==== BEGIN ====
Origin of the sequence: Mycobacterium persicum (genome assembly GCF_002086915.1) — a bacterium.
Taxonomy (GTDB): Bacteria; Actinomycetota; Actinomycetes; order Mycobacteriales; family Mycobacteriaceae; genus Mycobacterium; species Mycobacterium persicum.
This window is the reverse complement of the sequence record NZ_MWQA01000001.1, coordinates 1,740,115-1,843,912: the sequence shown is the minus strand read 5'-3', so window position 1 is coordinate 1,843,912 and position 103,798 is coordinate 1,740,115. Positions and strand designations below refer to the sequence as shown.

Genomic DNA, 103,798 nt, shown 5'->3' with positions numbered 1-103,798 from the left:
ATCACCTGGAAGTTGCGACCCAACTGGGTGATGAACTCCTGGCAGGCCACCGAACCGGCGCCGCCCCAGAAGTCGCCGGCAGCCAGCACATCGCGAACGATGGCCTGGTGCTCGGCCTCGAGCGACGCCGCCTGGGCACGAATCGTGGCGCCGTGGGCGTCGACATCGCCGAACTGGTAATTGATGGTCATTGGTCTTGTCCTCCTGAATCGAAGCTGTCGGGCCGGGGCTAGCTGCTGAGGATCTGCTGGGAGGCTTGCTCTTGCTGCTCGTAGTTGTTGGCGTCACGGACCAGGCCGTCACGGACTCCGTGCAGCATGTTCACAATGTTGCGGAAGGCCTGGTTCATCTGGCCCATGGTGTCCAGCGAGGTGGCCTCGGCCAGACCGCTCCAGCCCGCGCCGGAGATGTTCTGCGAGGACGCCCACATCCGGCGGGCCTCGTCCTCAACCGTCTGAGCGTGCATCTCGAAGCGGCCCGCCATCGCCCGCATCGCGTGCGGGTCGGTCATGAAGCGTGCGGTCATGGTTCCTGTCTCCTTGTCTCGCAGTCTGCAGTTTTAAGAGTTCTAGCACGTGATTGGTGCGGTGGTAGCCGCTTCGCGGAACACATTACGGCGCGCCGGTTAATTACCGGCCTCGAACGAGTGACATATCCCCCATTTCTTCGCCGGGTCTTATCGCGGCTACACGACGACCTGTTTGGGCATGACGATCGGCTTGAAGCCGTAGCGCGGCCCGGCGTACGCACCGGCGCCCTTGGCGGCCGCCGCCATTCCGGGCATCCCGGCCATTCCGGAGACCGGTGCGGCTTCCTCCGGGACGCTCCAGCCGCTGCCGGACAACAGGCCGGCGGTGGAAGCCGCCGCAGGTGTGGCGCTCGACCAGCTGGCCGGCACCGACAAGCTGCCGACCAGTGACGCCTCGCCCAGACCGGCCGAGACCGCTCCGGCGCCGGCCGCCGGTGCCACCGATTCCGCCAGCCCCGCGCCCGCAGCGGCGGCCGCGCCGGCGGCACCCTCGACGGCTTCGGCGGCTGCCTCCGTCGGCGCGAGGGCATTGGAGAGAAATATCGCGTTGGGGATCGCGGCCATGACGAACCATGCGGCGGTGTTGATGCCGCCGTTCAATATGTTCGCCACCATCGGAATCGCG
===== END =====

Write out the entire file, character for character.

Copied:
Origin of the sequence: Mycobacterium persicum (genome assembly GCF_002086915.1) — a bacterium.
Taxonomy (GTDB): Bacteria; Actinomycetota; Actinomycetes; order Mycobacteriales; family Mycobacteriaceae; genus Mycobacterium; species Mycobacterium persicum.
This window is the reverse complement of the sequence record NZ_MWQA01000001.1, coordinates 1,740,115-1,843,912: the sequence shown is the minus strand read 5'-3', so window position 1 is coordinate 1,843,912 and position 103,798 is coordinate 1,740,115. Positions and strand designations below refer to the sequence as shown.

Genomic DNA, 103,798 nt, shown 5'->3' with positions numbered 1-103,798 from the left:
ATCACCTGGAAGTTGCGACCCAACTGGGTGATGAACTCCTGGCAGGCCACCGAACCGGCGCCGCCCCAGAAGTCGCCGGCAGCCAGCACATCGCGAACGATGGCCTGGTGCTCGGCCTCGAGCGACGCCGCCTGGGCACGAATCGTGGCGCCGTGGGCGTCGACATCGCCGAACTGGTAATTGATGGTCATTGGTCTTGTCCTCCTGAATCGAAGCTGTCGGGCCGGGGCTAGCTGCTGAGGATCTGCTGGGAGGCTTGCTCTTGCTGCTCGTAGTTGTTGGCGTCACGGACCAGGCCGTCACGGACTCCGTGCAGCATGTTCACAATGTTGCGGAAGGCCTGGTTCATCTGGCCCATGGTGTCCAGCGAGGTGGCCTCGGCCAGACCGCTCCAGCCCGCGCCGGAGATGTTCTGCGAGGACGCCCACATCCGGCGGGCCTCGTCCTCAACCGTCTGAGCGTGCATCTCGAAGCGGCCCGCCATCGCCCGCATCGCGTGCGGGTCGGTCATGAAGCGTGCGGTCATGGTTCCTGTCTCCTTGTCTCGCAGTCTGCAGTTTTAAGAGTTCTAGCACGTGATTGGTGCGGTGGTAGCCGCTTCGCGGAACACATTACGGCGCGCCGGTTAATTACCGGCCTCGAACGAGTGACATATCCCCCATTTCTTCGCCGGGTCTTATCGCGGCTACACGACGACCTGTTTGGGCATGACGATCGGCTTGAAGCCGTAGCGCGGCCCGGCGTACGCACCGGCGCCCTTGGCGGCCGCCGCCATTCCGGGCATCCCGGCCATTCCGGAGACCGGTGCGGCTTCCTCCGGGACGCTCCAGCCGCTGCCGGACAACAGGCCGGCGGTGGAAGCCGCCGCAGGTGTGGCGCTCGACCAGCTGGCCGGCACCGACAAGCTGCCGACCAGTGACGCCTCGCCCAGACCGGCCGAGACCGCTCCGGCGCCGGCCGCCGGTGCCACCGATTCCGCCAGCCCCGCGCCCGCAGCGGCGGCCGCGCCGGCGGCACCCTCGACGGCTTCGGCGGCTGCCTCCGTCGGCGCGAGGGCATTGGAGAGAAATATCGCGTTGGGGATCGCGGCCATGACGAACCATGCGGCGGTGTTGATGCCGCCGTTCAATATGTTCGCCACCATCGGAATCGCG